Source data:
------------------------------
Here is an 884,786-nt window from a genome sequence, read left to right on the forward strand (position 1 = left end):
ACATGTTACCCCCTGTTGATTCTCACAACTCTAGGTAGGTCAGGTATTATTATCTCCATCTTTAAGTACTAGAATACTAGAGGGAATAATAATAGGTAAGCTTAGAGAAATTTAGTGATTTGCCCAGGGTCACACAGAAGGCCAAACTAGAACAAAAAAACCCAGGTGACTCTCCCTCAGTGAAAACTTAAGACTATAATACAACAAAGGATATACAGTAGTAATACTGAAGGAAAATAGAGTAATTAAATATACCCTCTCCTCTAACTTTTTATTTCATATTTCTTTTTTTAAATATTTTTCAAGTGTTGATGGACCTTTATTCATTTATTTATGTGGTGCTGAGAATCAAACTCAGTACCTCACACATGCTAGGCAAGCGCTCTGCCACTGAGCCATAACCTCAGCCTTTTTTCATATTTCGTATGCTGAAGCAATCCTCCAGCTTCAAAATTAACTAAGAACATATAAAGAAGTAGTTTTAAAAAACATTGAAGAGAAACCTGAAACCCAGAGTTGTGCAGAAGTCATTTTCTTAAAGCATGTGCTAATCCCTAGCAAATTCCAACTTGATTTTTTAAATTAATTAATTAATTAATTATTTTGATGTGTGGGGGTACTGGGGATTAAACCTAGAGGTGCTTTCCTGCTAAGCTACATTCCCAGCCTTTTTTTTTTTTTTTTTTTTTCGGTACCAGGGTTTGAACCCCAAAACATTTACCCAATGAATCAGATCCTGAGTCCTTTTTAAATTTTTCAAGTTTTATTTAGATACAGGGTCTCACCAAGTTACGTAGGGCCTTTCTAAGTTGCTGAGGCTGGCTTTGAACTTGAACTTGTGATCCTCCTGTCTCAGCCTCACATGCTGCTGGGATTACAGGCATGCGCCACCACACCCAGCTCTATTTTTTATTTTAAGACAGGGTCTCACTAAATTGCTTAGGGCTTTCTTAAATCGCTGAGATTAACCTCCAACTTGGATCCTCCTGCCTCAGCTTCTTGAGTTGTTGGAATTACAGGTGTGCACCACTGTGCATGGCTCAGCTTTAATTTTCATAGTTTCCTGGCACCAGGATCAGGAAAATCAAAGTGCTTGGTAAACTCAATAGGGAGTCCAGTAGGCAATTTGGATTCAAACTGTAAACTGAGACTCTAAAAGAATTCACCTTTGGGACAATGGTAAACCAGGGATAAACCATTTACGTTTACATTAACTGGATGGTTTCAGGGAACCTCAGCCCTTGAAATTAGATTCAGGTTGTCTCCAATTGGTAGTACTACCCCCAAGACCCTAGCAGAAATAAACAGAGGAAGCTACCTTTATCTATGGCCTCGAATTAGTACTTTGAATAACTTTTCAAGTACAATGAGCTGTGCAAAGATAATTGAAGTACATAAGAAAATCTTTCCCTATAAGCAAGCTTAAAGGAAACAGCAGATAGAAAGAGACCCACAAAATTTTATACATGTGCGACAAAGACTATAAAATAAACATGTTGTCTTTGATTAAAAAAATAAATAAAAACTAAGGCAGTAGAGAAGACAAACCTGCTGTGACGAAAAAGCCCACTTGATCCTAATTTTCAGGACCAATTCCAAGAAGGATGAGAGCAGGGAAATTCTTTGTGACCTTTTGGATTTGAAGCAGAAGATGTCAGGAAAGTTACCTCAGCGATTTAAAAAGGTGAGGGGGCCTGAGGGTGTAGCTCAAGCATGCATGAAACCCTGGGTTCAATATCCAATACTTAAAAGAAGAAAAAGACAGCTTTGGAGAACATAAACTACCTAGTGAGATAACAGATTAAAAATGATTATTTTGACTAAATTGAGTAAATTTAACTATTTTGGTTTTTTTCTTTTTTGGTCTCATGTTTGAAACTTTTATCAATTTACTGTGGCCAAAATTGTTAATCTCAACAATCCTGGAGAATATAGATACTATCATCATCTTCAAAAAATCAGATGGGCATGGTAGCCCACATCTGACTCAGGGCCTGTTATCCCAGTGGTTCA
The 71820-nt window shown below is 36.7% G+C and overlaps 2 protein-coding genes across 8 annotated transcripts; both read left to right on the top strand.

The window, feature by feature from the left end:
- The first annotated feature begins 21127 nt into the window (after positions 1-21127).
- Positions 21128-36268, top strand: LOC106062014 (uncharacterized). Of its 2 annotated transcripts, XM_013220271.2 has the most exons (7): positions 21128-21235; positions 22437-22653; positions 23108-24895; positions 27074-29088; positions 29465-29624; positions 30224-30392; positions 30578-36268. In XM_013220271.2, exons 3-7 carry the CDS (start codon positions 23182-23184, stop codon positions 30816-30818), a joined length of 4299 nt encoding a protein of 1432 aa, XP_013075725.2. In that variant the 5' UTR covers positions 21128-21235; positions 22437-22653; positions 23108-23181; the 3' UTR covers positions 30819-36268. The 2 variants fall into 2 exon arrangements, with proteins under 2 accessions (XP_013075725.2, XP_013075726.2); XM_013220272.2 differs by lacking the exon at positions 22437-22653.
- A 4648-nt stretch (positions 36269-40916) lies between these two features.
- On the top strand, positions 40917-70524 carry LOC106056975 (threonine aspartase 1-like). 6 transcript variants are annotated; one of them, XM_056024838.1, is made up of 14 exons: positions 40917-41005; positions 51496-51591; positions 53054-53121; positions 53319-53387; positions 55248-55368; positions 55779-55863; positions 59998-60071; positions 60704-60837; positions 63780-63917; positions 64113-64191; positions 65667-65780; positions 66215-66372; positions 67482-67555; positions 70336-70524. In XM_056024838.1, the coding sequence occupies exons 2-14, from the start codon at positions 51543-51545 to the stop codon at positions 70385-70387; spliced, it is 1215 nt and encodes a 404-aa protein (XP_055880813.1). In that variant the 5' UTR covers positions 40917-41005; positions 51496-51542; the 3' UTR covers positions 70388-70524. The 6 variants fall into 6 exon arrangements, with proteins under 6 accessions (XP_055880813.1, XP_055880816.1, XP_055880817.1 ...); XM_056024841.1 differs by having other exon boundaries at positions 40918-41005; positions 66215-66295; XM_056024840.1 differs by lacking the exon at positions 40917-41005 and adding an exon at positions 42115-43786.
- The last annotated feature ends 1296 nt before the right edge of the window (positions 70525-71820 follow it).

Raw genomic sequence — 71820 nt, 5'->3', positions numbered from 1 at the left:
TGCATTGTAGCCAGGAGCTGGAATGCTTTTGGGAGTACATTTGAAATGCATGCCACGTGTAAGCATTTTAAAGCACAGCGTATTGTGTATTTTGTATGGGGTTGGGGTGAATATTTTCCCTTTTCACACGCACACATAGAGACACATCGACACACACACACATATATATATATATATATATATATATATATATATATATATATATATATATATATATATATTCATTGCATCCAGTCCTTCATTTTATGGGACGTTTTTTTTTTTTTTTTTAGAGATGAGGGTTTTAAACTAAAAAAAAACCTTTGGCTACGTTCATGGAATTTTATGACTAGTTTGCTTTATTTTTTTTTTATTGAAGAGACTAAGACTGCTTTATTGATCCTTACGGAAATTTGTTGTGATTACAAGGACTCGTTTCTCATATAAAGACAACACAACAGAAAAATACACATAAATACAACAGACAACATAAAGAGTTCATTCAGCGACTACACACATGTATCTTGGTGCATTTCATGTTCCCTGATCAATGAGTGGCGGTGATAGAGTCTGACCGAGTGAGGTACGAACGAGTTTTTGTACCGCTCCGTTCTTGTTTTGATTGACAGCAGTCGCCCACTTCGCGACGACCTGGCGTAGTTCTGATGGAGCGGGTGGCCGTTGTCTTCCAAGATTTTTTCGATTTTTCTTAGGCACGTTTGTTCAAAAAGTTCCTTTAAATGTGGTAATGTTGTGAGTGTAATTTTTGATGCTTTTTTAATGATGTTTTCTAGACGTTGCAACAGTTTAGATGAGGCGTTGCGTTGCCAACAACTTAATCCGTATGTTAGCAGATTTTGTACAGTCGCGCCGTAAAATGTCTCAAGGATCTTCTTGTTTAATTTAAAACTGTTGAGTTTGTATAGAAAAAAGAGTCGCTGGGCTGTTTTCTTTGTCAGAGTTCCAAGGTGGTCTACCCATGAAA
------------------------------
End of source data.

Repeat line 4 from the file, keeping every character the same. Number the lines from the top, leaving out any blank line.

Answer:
The window, feature by feature from the left end: